Continue your research through guidebooks and the web. Schedule an appointment with Mrs. Owen. (It would be helpful to have one or both of your parents or a guardian, if applicable, to be present for this meeting. In this way we, hopefully, will all be “on the same page” in terms of planning and expectations.) We shall evaluate your transcript, update cumulative grade point averages (on both the 100-point scale and the four-point scale), review your standardized test record and organize an appropriate standardized test schedule, discuss your career goals and aspirations, discuss your potential college list, learn how the actual application process will work, and relate other areas of interest. Continue to update your resume of your activities, service, and work experience. Bring a draft of this resume to your first appointment. Continue to make plans to pursue study or interests, to do community service work, or to take a job.

-4-


Spring:        

  

Participate in career fairs to learn about various careers. Research career areas. The website, www.vacareerview.org is very helpful. Continue to research schools of interest. Print some college applications from websites of interest to see what is expected on an application. Prepare a list of colleges/universities that are of interest to you. As you identify these schools, make your interest known to the institutions via letter or e-mail. As advised by the athletic director and coaches at Brunswick Academy, write to coaches and others of special interest. Visit colleges/universities during Spring Break or at other times as possible. Note SAT Subject Test (formerly called the SAT II) requirements for schools that interest you and plan accordingly. Consult this guide, your teachers, and your college counselor about an appropriate testing program. Register for the tests, particularly the May and/or June tests as applicable. Check the Financial Aid requirements for schools that interest you. Plan a senior year schedule that will be challenging yet still allow you to pursue special interests. Schedule a final spring or summer appointment with your counselor to evaluate your transcript, update cumulative grade point averages (on both the 100-point scale and the four-point scale), review your standardized test record, discuss your potential college list, and relate other concerns of interest. Take the Southside Virginia Community College placement tests for senior year dual enrollment classes. Monitor local civic clubs for scholarship information in order to be prepared for the senior year. Check by Mrs. Owen’s office for forms used by the seniors.

Summer: 

    

Now that you have your SAT scores and your cumulative GPA, continue to develop a threetiered list of schools—those at which you are likely to gain admission, those at which you think you will be competitive for admission, and those which you know are a stretch, but at which you think you have at least a chance of admission. (Remember, in the final analysis, the decision as to where you apply is your decision and your parents. Your counselor will assist you in any way to help you apply wherever you so desire!) Visit colleges and universities. Write for applications and financial aid forms or download them from the websites. If you are planning to apply Early Decision, contact teachers and others to ask for recommendations as soon as possible. Be sure to inform them of the due date. If you know which teachers you wish to recommend you, write to them now. Many receive multiple requests; get yours in early! Spend some time thinking about the essay you may have to write. A sample of topics is included in the Essay section of this handbook.

-5-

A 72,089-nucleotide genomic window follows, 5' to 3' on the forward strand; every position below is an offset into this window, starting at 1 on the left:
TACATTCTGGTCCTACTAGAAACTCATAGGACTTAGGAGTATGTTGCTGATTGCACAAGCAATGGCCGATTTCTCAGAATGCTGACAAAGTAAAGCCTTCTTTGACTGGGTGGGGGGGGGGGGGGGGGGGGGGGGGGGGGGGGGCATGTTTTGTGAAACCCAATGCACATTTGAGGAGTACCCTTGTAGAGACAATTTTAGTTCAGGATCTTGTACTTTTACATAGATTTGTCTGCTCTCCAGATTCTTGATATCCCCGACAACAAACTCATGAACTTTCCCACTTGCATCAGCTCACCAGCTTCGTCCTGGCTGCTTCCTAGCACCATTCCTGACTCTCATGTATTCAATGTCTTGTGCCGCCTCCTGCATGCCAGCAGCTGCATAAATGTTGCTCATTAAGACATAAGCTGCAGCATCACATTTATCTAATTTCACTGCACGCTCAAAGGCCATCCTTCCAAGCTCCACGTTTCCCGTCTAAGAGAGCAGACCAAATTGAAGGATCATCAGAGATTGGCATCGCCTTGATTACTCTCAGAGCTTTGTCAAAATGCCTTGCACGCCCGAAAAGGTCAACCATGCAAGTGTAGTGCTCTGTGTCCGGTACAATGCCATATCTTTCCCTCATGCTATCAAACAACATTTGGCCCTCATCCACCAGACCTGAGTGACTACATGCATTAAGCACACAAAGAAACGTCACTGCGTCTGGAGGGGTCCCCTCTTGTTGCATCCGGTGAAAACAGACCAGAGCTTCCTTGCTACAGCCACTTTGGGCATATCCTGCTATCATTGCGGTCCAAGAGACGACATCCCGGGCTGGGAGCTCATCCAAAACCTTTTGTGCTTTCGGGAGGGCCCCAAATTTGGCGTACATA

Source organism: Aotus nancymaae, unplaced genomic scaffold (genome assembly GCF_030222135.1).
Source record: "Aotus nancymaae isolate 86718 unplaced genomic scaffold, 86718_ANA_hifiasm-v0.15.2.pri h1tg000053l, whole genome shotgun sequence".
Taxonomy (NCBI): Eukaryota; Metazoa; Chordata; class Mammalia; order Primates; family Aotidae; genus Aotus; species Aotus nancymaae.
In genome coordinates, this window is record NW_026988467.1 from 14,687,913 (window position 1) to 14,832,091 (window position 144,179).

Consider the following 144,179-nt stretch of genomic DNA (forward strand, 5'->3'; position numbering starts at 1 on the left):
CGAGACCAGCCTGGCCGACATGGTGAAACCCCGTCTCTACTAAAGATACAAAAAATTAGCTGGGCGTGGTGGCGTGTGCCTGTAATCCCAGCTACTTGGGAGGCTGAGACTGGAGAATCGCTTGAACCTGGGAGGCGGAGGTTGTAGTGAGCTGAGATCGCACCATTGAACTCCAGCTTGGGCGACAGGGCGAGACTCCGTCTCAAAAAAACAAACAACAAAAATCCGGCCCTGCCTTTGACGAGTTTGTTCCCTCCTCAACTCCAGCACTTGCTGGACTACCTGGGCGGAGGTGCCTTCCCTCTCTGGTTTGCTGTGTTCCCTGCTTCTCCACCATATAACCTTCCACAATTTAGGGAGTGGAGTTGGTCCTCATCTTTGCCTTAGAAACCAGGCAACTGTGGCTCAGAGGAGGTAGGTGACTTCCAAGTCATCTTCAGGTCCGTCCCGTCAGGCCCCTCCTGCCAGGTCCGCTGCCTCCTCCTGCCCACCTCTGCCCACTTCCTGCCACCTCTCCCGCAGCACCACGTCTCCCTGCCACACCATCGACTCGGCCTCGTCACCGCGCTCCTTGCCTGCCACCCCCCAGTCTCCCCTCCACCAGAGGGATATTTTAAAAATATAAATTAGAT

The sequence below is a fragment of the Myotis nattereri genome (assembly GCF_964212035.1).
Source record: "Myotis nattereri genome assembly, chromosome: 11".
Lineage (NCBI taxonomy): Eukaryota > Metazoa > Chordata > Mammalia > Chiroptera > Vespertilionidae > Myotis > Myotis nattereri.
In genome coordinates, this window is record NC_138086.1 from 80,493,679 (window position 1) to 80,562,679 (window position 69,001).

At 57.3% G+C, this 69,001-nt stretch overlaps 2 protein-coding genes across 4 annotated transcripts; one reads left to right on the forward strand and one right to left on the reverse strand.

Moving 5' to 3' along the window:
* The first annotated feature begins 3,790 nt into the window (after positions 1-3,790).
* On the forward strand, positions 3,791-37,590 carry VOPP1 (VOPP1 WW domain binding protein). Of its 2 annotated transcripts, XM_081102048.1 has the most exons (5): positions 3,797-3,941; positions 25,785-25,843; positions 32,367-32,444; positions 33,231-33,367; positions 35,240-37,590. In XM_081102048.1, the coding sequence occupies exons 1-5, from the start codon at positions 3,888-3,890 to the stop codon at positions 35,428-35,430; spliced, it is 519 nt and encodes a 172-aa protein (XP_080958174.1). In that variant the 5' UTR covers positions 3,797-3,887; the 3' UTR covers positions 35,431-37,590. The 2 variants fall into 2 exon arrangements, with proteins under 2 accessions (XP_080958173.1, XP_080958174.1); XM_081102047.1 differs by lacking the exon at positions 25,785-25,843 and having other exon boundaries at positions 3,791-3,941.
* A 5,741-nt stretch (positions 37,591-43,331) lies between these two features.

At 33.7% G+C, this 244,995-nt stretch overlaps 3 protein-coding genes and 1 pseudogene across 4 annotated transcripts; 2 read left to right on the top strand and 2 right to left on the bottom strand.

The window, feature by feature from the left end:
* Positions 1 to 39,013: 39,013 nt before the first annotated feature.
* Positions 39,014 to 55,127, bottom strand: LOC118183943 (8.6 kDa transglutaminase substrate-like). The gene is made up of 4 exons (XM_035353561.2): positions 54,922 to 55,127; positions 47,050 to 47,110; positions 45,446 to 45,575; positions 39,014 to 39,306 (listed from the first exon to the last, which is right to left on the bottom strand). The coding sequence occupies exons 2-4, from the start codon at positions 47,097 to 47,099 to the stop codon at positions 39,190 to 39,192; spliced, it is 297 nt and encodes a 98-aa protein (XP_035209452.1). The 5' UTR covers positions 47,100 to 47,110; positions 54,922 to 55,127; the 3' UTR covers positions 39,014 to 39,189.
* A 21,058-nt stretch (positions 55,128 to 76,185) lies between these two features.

How Parents Can Help Their Juniors • Encourage your child to set goals at the beginning of the pre-freshman year to develop the kind of record that will make possible the widest range of college admission options. While it is true that some students do not become as serious about their choices until their junior year, the official record (transcript) begins with some classes taken during the eighth-grade year. The longer a student procrastinates in doing his or her best work, the harder it becomes to achieve the type of record that might later be desired for the schools of choice. • Encourage your child to keep a running list of activities and use it both as a record and as a diagnostic tool to determine further interests to be explored. • Talk with your child about realistic college options as well as steps in general that students can take to make those options realities. • Encourage your child to pursue special interests and to research actively those institutions that offer programs that will support those interests. • Attend the PSAT Workshop for students and their parents in December to hear an overview of how the college counseling process will work and to ask questions. • Promptly schedule the first college-counseling visit at the beginning of second semester. • Bring to that visit the completed Parent Questionnaire, a document that is extremely valuable to college counselors in providing information unique to parents. It is very important in relating information in the letters of recommendation for your child. • Make clear to the college counselor any special needs, such as financial constraints or family concerns. • Support your child’s desire to visit appropriate colleges during free time. If you visit together, let him/her react before you do! • Listen to your child. His/her aspirations may be quite different from your own. • Encourage your child to take responsibility for the admissions process. When counselors or parents are too directive, students are likely to assume a passive role. • While the primary relationship is between student and counselor, parents should never hesitate to contact the counselor to ask questions, seek clarification, or simply to express concern. Phone calls, e-mails, and office appointments are welcome. • Help your child structure a productive and interesting summer program. • Remember that the college admissions picture has changed significantly in recent years. Many institutions are far more selective than they formerly were! • If your child seems reluctant to discuss college options or seems disengaged from the process, let Mr. Newsom or me know. It is usually far more productive for us to intervene than for you to push. We will be certain to let you know if we are concerned. • Remember that this is likely to be an anxious topic for everyone. Acknowledging that concern will make it easier for your child to talk freely about it.